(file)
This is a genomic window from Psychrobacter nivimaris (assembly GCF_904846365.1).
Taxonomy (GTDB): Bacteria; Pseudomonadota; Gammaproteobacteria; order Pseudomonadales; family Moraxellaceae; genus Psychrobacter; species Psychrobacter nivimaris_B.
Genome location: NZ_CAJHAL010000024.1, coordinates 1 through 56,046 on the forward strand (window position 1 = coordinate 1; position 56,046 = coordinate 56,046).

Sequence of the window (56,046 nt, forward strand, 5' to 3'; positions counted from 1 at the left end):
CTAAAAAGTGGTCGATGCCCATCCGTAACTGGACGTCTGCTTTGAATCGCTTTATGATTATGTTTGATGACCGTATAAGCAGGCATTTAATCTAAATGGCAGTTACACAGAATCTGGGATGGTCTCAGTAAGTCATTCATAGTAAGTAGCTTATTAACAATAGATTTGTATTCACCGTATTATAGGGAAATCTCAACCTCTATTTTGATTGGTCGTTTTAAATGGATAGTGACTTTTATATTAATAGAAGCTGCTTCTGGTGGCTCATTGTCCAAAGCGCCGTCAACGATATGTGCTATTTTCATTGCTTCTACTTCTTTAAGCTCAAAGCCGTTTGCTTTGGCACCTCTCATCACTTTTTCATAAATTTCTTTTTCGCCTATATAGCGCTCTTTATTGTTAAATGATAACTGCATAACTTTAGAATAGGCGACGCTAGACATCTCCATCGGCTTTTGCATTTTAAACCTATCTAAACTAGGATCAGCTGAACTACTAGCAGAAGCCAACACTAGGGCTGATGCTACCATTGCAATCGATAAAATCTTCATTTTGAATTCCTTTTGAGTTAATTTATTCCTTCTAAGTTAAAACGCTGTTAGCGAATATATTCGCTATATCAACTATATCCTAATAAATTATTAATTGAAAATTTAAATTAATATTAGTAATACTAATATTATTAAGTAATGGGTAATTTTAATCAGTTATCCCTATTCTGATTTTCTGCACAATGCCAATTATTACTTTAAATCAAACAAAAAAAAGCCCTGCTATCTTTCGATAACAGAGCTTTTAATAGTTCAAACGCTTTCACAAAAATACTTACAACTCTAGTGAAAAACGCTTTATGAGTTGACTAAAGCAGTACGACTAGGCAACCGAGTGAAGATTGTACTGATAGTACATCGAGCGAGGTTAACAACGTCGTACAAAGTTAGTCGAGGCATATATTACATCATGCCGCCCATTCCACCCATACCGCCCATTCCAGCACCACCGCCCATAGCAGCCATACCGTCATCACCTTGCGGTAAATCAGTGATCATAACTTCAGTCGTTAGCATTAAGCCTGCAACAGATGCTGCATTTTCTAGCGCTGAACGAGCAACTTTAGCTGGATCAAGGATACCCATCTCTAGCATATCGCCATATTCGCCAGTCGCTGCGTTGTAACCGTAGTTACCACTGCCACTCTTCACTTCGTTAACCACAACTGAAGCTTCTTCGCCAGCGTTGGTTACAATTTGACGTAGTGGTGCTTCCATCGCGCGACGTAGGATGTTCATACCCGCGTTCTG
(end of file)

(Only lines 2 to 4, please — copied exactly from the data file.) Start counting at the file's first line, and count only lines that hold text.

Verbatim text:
Taxonomy (GTDB): Bacteria; Pseudomonadota; Gammaproteobacteria; order Pseudomonadales; family Moraxellaceae; genus Psychrobacter; species Psychrobacter nivimaris_B.
Genome location: NZ_CAJHAL010000024.1, coordinates 1 through 56,046 on the forward strand (window position 1 = coordinate 1; position 56,046 = coordinate 56,046).

Sequence of the window (56,046 nt, forward strand, 5' to 3'; positions counted from 1 at the left end):